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A Boeing Code Leak Exposes Security Flaws Deep in a 787's Guts


Boeing
Santamarta
Santa­marta
IOActive
Crew Information Service/Maintenance System
CIS/MS
Honeywell
UCSDIOActive
Dream­liner
Open Data Network
Isolated Data Network
the Common Data Network
ODN
CDN
IDN
the Federal Aviation Administration
the Department of Homeland Security
DHS
FAA
Panasonic Avionics
The Aviation Industry Sharing and Analysis Center
the University of California at San Diego
VxWorks
Savage
the University of Washington
EFB
Santamarta's
CNMN Collection
Nast
Condé Nast


Ruben Santamarta
’d
manufac­turer
Stefan Savage
Karl Koscher

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Santamarta
101
California Privacy Rights


Madrid
Las Vegas
Santamarta
Stratolaunch

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Positivity     33.00%   
   Negativity   67.00%
The New York Times
SOURCE: https://www.wired.com/story/boeing-787-code-leak-security-flaws/
Write a review: Wired
Summary

An attacker could potentially pivot, Santamarta says, from the in-flight entertainment system to the CIS/MS to send commands to far more sensitive components that control the plane's safety-critical systems, including its engine, brakes, and sensors. While we appreciate responsible engagement from independent cybersecurity researchers, we’re disappointed in IOActive’s irresponsible presentation."In a follow-up call with WIRED, a company spokesperson said that in investigating IOActive's claims, Boeing had gone so far as to put an actual Boeing 787 in "flight mode" for testing, and then had its security engineers attempt to exploit the vulnerabilities that Santamarta had exposed. That second barrier, the company argues, allows only data to pass from one part of the network to the other, rather than the executable commands that would be necessary to affect the plane's critical systems."Although we do not provide details about our cybersecurity measures and protections for security reasons, Boeing is confident that its airplanes are safe from cyberattack," the company's statement concludes.Boeing says it also consulted with the Federal Aviation Administration and the Department of Homeland Security about Santamarta's attack. The Aviation Industry Sharing and Analysis Center shot back in a press release that his findings were based on "technical errors." Santamarta countered that the A-ISAC was "killing the messenger," attempting to discredit him rather than address his research.But even granting Boeing's claims about its security barriers, the flaws Santamarta found are egregious enough that they shouldn't be dismissed, says Stefan Savage, a computer science professor at the University of California at San Diego, who is currently working with other academic researchers on an avionics cybersecurity testing platform. In this day and age, it would be inconceivable for a consumer operating system to not check user pointer parameters, so I'd expect the same of an airplane.""This shouldn’t happen."Ruben Santamarta, IOActiveAnother academic avionics cybersecurity researcher, Karl Koscher at the University of Washington, says he's found such serious security flaws in an aircraft component as those Santamarta reported in the CIS/MS.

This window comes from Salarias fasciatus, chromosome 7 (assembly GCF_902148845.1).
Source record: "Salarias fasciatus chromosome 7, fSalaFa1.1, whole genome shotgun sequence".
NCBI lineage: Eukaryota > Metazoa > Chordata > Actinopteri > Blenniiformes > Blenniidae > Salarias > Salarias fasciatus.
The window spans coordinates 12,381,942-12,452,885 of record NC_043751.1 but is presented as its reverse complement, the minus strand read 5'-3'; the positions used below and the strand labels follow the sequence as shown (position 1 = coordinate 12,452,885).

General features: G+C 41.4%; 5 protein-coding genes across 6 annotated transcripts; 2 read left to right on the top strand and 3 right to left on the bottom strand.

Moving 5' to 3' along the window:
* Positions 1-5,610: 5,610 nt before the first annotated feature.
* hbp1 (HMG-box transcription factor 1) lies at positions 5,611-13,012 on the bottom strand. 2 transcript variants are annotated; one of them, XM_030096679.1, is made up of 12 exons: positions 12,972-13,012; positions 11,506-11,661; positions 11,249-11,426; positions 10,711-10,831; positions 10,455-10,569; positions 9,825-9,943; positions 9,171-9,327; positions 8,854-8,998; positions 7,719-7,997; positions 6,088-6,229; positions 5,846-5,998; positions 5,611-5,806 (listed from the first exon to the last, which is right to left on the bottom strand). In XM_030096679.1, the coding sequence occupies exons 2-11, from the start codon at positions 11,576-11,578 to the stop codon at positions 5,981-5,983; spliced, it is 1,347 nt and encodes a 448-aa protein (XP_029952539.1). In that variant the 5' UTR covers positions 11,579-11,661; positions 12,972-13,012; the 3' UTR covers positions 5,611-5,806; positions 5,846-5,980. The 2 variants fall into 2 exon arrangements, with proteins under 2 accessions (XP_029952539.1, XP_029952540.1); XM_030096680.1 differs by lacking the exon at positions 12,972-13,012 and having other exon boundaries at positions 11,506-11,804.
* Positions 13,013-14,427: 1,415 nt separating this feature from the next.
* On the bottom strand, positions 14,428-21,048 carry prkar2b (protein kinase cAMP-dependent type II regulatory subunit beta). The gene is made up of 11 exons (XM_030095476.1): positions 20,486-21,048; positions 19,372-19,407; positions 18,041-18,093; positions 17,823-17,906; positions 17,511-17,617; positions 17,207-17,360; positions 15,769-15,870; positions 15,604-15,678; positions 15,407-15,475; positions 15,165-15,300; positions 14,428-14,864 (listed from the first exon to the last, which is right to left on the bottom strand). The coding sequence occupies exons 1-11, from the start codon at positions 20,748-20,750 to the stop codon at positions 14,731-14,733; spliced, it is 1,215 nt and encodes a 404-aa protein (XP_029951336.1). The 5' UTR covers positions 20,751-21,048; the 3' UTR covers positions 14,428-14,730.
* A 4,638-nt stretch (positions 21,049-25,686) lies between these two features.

As said here by Andy Greenberg